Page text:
Excited by the everyday, Or Lapid’s practice captures fleeting moments of beautiful mundanity
Bringing the usually invisible to life, Or’s colourful and candid observational paintings express optimism and anonymous individuality.
- Harry Bennett
- 21 April 2020
- Reading Time
- 3 minute read
Wandering and waiting for the everyday to catch her eye, the Tel-Aviv-based artist and illustrator Or Lapid finds a way to effortlessly extract the banal of the domestic and translate it into humble, colourful paintings that highlight the beauty within the scene. “My practice starts by documenting daily moments on camera,” Or explains, interpreting these photographs by “reducing them into figures and bright colours, mostly using gouache paints on a small scale.” This becomes a positively repetitive process by way of “constantly revisiting and deconstructing these moments,” in doing so discovering what she finds most exciting.
“People interest me,” she tells us, “especially people and moments who I think are usually invisible to the average passerby.” Through her practice, Or becomes a flaneur, strolling the streets with no place to go or be, only there to observe. This somewhat psycho-geographic mindset is the primary source of Or’s inspiration – “I love to roam around the city, its sites, the sea, the museum and watch people pass through these places,” she says, “there’s something about the simplicity and effortlessness of people going about their everyday lives that excites me.”
Or’s incredible skill and attention to detail is demonstrated in how she distils her scenes down to their bare bones, leaving only colour, pattern and shape, yet still managing to capture and celebrate the beauty and essence of the individual. It could be the focus on the “colours they wear, the way a couple holds each others’ hands or the way that they carry themselves.” The conclusion drawn from these illustrations is the experience of life that is “revealed by their outfits and body language,” that “represent a striking contrast to the post-modern, temporary, and fast-paced world that we live in.”
This is also complemented in the process Or undergoes in producing her work. Starting with photography, something that is fast and immediate, she then translates that into something more concise, considered and slower. The notion of time and progress is very apparent in her work through the way we are presented with individual subjects “from the everyday, supposedly mundane moments” frozen in time – “these moments have a fragility and authenticity that I find very beautiful and optimistic,” Or tells us. It encourages us to fill in what Or has left blank, including the untold story of those depicted. She explains that “capturing a moment when nothing seems to be happening except two old, wrinkled hands embracing one another touches me because it hints at a love that has lasted for many years.” There is an intimacy between the characters of the paintings that we seemingly have the privilege to see.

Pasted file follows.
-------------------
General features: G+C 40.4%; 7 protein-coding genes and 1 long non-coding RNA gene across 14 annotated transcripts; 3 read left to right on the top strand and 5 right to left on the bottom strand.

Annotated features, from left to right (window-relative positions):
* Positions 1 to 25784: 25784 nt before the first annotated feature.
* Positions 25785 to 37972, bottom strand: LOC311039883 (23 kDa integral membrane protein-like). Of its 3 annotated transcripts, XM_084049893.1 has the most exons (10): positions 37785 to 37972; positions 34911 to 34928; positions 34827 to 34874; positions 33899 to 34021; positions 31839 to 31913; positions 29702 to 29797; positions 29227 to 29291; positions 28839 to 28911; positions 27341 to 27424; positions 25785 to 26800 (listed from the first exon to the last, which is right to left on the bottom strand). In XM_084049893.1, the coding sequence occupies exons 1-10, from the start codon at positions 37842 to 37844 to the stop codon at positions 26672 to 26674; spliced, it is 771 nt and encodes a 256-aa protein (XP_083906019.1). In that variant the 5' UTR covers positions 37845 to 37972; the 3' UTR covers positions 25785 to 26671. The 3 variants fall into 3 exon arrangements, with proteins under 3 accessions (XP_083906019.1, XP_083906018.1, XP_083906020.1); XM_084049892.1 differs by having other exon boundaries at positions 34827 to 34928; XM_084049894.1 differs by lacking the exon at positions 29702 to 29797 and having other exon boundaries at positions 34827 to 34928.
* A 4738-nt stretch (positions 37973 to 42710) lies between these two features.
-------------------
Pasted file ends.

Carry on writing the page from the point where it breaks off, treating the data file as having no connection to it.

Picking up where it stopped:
The form of Or’s paintings began from a place of comfort – a chosen perspective from behind the stranger. Or chose this initially “because it is far less embarrassing or disturbing to take pictures of a stranger’s back instead of their face,” however she has since embraced this viewpoint due to how the subjects “remain anonymous” but still “convey their individuality.” This frees Or to interpret the content as she wishes, be it “the pattern of their shirt, the fruits they carry in their shopping bag or the shape of their body.” At the same time, this perspective provides room to speculate on the story of the subject. “By viewing these figures from behind, it gives a perspective of moving towards something,” Or explains.
This is what Or finds most rewarding about her practice, being able to share a mutual excitement with others, reliving moments and painting them. “When I create something new out of these experiences, they become my own souvenirs,” she admits, having the most fun when “hunting for inspirational moments...” There is a romance to the process for Or, explaining “I don’t necessarily always look for moments like this, but when I do witness them, it feels like magic – and I catch them...there is a thrill in this act, almost like stealing from a candy store.”
Intending to pursue a master’s degree abroad, Or considers her future practice and drive to develop, telling us “I believe that in order to evolve as an artist and stay interested I need to get out of my comfort zone and expand my horizons, see new places, and meet new people.”
About the Author
After graduating from Winchester School of Art, studying graphic arts, Harry worked as a graphic designer before joining It’s Nice That as an editorial assistant in March 2020. Feel free to get in contact with Harry about new and upcoming creative projects.